These optical systems have some advantages over traditional lens designs, such as mechanical tolerance and ease of form-factor design. However, they come with a few disadvantages. One of the most significant is that birdbath lenses lose most of the light bounced from the display to the wearer’s eyes. This can result in darkening the real world and distracting the wearer from augmented reality.

Another important advantage of waveguides is that they are scalable and can be manufactured in large volumes. This is a big deal for AR, since it can bring on a surge of thin and lightweight AR smart glasses to the market.

In order to develop an AR HMD, optical engineers need a suite of software tools. These include software to trace rays through the system and optimize them, analyze stray light in the system, design diffractive optical elements and control aberrations.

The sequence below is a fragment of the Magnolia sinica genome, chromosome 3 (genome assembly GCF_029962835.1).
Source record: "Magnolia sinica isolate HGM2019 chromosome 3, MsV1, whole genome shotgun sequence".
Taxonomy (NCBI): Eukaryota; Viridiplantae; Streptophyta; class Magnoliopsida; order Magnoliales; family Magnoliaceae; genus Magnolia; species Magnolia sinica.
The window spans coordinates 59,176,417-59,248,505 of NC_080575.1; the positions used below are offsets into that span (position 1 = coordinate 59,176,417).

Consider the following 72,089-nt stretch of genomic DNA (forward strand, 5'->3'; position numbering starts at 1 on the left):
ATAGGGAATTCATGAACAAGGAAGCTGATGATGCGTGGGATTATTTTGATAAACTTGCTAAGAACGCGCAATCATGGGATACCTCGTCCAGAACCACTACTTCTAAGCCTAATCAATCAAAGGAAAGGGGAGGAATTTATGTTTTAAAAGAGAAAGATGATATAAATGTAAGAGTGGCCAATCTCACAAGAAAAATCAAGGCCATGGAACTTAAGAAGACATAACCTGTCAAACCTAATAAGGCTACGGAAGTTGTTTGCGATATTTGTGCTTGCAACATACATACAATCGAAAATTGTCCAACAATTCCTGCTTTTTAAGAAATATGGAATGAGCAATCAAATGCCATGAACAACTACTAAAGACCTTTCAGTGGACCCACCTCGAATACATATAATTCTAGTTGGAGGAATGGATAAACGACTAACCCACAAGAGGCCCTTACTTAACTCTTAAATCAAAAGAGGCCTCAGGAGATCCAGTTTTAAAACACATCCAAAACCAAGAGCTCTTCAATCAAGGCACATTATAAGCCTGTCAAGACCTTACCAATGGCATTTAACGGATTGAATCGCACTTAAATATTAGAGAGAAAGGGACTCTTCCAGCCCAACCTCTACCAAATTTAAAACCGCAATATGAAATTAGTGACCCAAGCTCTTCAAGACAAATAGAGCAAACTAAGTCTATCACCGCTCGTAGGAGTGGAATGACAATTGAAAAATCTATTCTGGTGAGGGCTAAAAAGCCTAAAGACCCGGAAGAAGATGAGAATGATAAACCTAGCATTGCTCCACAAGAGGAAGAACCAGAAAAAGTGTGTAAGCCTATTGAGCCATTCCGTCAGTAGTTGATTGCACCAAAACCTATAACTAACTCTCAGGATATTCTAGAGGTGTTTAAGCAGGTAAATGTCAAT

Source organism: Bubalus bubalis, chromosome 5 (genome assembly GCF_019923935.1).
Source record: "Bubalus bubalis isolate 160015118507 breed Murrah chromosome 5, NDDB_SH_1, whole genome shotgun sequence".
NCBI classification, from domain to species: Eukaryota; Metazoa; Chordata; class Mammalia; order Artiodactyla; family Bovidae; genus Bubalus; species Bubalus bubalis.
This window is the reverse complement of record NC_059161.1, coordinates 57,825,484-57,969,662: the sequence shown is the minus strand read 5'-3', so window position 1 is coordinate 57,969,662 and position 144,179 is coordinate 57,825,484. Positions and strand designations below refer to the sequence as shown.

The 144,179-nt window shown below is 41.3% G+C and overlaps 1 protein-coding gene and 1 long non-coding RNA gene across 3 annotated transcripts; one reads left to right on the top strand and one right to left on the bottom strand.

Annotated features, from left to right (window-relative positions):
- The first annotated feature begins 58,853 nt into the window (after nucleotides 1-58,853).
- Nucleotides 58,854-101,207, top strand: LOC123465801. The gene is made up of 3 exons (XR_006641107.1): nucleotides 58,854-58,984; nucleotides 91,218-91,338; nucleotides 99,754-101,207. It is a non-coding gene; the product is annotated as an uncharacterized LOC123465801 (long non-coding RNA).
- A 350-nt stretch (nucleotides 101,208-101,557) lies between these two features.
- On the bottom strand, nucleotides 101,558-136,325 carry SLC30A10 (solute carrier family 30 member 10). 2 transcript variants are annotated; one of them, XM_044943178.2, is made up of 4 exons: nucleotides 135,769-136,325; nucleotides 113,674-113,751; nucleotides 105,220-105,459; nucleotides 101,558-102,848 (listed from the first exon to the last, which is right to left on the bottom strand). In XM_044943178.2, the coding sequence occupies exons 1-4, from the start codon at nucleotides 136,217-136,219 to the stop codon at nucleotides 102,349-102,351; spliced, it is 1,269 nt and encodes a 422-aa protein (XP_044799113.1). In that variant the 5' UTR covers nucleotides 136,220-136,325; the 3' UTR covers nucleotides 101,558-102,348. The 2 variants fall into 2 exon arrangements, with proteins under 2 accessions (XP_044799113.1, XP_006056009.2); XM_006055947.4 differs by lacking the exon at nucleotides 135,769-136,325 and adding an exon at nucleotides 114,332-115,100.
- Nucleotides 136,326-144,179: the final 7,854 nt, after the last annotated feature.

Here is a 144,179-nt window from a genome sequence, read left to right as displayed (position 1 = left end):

Similarly, the mechanical engineer needs a CAD package to create the system layout and perform thermal and structural analysis. An electrical engineer may also be required to track the user’s eye motion and send a signal to the optical system.

This can be done with freeform optical design software that provides robust virtual prototyping for a wide range of applications. It can help reduce design iterations and repeated prototypes, cutting development costs.

It can also help with target distances and clipping planes. Achieving a realistic rendering of an AR experience requires a clear view of a target, and this can be difficult in a HMD with a fixed camera position.

Metasurfaces can overcome this problem by enabling the refractive surface to bend rays, thus increasing the angle of reflection and increasing the resolution. They can also increase the viewing distance by adjusting the diffraction pattern.